Lots more electric scooters in Bloomington, but not as many more rides

Compared to late summer last year, there are 50 percent more shared electric scooters staged around Bloomington, waiting for prospective riders.

But the 50-percent bigger fleet has generated just 13 percent more rides.

Those numbers are based on the city of Bloomington’s public dataset of scooter activity. Included in the dataset are daily records of the number of rides and the number of available scooters for each of the three scooter companies that are allowed to do business using the public right-of-way.

By the numbers, between Aug. 14 and Sept. 14 of 2021 the total average number of available scooters (counting all three companies) each day was 454, compared to 690 for the same period in 2022. That’s a 50-percent increase.

Between Aug. 14 and Sept. 14 of 2021, the total average number of rides given (counting all three companies) each day was 2,051, compared to 2,309 in 2022. That’s a 13-percent increase.

That means the three companies overall are generating fewer rides per available scooter.

The rides-per-available scooter stat is important, because it’s part of the contractual agreement between each scooter company and the city of Bloomington.

If a company doesn’t hit a minimum number of rides-per-scooter each calendar month, the city is supposed to be able to reduce the allowable number of scooters the company can make available in the public right-of-way. Continue reading “Lots more electric scooters in Bloomington, but not as many more rides”

$32K lawsuit payout for scooter crash on bad concrete: A quick look at Bloomington’s plan for sidewalk repair

In October of 2018, just a month after shared-use electric scooters arrived in Bloomington, a downtown worker was scooting home late at night, when he crashed as he was cruising downhill on a North College Avenue sidewalk.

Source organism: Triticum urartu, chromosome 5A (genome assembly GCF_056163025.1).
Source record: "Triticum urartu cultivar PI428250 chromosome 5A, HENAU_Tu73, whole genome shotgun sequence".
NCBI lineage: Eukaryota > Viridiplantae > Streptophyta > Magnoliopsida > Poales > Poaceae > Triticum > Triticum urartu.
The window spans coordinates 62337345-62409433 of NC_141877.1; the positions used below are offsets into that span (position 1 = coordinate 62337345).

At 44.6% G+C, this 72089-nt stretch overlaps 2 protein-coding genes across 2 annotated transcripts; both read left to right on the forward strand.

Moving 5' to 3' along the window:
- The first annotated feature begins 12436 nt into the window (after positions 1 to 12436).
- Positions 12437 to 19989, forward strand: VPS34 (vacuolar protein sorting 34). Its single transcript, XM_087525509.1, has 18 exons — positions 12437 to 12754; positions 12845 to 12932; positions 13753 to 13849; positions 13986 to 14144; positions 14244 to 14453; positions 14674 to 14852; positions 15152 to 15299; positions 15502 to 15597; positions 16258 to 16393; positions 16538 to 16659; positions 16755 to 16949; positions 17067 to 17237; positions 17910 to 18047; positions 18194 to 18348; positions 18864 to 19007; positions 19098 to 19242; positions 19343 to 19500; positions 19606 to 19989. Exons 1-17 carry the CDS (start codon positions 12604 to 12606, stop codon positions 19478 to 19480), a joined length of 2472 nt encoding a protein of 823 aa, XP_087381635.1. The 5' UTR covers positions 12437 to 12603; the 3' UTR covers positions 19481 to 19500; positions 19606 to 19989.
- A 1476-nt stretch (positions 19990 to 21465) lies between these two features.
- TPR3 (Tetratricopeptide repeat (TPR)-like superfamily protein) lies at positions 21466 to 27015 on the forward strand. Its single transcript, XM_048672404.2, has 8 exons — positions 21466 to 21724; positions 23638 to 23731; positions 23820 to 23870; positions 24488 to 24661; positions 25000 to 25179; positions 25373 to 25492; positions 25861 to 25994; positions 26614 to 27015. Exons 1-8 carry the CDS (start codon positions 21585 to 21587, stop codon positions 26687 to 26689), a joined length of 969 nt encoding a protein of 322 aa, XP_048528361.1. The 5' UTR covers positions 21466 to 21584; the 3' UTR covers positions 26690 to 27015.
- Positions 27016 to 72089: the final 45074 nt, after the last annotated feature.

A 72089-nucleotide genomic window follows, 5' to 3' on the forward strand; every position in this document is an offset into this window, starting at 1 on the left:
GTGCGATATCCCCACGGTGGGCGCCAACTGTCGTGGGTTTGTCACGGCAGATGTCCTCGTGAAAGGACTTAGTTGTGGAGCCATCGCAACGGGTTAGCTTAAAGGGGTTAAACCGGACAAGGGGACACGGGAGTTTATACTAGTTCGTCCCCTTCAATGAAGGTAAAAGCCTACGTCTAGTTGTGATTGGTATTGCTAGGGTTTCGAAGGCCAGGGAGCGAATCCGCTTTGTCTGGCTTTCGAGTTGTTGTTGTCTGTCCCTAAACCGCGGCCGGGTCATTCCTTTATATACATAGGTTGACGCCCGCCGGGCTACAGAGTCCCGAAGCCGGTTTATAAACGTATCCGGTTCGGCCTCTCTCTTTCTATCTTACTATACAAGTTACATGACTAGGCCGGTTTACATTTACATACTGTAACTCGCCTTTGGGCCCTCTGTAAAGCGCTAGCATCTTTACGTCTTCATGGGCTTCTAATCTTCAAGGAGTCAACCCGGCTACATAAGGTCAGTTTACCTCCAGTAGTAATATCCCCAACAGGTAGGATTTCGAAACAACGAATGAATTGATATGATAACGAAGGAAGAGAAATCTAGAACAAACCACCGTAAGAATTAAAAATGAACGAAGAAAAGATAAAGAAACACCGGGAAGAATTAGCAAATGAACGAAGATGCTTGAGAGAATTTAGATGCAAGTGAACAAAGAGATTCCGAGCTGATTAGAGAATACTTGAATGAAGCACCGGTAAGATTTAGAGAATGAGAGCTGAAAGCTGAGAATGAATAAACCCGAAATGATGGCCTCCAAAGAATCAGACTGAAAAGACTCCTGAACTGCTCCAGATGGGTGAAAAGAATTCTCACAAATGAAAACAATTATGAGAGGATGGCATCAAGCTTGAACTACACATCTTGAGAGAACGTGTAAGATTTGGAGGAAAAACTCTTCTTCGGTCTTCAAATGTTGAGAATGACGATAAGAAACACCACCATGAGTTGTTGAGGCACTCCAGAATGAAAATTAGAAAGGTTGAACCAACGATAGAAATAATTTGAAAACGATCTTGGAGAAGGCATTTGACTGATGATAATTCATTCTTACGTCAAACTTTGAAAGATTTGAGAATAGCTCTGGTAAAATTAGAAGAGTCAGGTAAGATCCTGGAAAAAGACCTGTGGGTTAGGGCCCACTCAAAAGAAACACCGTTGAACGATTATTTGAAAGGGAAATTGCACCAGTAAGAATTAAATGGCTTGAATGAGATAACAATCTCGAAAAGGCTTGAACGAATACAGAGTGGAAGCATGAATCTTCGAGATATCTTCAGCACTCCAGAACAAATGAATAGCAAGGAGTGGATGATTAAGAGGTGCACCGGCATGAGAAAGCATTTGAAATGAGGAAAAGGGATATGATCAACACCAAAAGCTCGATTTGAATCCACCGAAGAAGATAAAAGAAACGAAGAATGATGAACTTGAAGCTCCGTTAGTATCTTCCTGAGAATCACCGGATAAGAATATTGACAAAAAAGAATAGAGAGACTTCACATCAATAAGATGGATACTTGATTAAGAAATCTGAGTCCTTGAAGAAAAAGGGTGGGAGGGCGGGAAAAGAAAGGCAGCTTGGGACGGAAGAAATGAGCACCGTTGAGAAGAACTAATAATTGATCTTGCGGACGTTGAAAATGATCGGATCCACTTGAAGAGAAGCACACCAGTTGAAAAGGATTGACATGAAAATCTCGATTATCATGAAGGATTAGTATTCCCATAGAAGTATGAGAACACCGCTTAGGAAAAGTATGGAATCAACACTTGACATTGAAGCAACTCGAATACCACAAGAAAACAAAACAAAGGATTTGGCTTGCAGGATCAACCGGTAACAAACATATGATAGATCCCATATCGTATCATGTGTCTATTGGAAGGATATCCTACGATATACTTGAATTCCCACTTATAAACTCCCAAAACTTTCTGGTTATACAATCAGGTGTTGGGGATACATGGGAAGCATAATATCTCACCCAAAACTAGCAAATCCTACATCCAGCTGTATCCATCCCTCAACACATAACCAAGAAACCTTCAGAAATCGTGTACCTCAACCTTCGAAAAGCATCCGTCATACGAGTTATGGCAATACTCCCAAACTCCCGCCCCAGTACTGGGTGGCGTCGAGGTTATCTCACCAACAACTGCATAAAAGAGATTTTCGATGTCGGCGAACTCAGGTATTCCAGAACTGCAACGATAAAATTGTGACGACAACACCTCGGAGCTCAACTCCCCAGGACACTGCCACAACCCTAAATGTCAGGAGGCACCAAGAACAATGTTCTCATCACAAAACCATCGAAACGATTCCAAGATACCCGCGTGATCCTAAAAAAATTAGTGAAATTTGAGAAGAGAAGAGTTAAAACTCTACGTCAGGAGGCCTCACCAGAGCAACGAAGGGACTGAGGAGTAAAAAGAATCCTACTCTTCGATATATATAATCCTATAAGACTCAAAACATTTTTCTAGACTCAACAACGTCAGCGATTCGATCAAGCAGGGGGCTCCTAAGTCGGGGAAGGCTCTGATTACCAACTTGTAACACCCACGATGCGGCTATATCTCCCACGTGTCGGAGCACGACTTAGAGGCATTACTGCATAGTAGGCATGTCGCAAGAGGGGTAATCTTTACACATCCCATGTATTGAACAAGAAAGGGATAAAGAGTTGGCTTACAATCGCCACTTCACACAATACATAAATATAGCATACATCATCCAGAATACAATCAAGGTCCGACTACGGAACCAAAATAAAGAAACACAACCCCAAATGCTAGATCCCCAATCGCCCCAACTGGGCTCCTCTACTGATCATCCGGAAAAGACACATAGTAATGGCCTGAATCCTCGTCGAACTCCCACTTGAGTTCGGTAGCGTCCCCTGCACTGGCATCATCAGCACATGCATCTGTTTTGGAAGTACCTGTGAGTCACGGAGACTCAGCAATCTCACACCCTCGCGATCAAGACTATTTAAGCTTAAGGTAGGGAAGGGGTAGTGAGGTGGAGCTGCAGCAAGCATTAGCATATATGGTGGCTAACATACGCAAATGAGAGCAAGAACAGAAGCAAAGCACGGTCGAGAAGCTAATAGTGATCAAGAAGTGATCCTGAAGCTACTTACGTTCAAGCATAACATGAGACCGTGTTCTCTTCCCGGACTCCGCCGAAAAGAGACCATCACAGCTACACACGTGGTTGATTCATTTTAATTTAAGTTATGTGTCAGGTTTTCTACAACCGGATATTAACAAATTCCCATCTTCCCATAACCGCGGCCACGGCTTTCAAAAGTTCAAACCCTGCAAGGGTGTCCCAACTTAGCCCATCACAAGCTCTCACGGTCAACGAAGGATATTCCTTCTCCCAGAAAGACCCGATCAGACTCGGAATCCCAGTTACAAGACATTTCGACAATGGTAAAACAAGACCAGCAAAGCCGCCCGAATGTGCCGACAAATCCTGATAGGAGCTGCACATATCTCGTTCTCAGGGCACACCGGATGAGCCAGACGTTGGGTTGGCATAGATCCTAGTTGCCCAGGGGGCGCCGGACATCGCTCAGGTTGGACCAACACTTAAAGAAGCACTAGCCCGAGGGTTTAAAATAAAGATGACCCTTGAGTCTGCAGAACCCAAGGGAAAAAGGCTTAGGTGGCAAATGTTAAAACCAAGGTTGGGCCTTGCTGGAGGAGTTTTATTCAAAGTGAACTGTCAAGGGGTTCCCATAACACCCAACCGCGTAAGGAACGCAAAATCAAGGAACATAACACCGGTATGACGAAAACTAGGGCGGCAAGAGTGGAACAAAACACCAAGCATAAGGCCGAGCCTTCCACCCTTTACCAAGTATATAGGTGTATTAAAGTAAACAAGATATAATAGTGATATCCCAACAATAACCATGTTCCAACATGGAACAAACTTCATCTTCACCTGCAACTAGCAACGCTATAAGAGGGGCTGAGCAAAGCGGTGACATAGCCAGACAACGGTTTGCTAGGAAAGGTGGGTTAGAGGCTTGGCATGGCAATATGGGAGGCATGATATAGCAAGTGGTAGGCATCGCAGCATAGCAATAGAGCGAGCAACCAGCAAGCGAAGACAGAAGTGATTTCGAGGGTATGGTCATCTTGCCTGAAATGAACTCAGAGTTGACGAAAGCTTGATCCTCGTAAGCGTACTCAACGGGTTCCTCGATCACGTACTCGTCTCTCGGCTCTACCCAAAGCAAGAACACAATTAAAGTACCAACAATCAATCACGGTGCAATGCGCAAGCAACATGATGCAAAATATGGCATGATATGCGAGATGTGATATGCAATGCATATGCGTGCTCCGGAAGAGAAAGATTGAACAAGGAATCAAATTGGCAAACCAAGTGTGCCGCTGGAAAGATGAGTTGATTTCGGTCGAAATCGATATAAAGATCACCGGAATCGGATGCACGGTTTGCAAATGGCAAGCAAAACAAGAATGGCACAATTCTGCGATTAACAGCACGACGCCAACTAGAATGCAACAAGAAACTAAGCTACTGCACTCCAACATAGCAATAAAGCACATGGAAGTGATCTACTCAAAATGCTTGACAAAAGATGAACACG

The crash, which broke a bone in the scooter rider’s hand, occurred along the sidewalk on the west side of College, between 15th and 17th streets.

The scooter rider filed a lawsuit against the city of Bloomington and eventually against the adjoining property owner as well. The legal complaint contended that the crash was caused by the bad condition of the sidewalk.

Bloomington answered the complaint with a number of defenses, among them that the city “did not have prior notice of, nor opportunity to correct” the condition of the sidewalk that was alleged to have caused the scooter crash.

According to court documents, in late May of this year, a mediated settlement was reached, which resulted in a payment of $11,000 by Bloomington and $21,000 by the adjoining property owner.

If a sidewalk is bad enough to cause an accident, how is it supposed to get repaired? And what is the general condition of Bloomington sidewalks? Does Bloomington have a systematic approach to putting public sidewalks in good repair? Continue reading “$32K lawsuit payout for scooter crash on bad concrete: A quick look at Bloomington’s plan for sidewalk repair”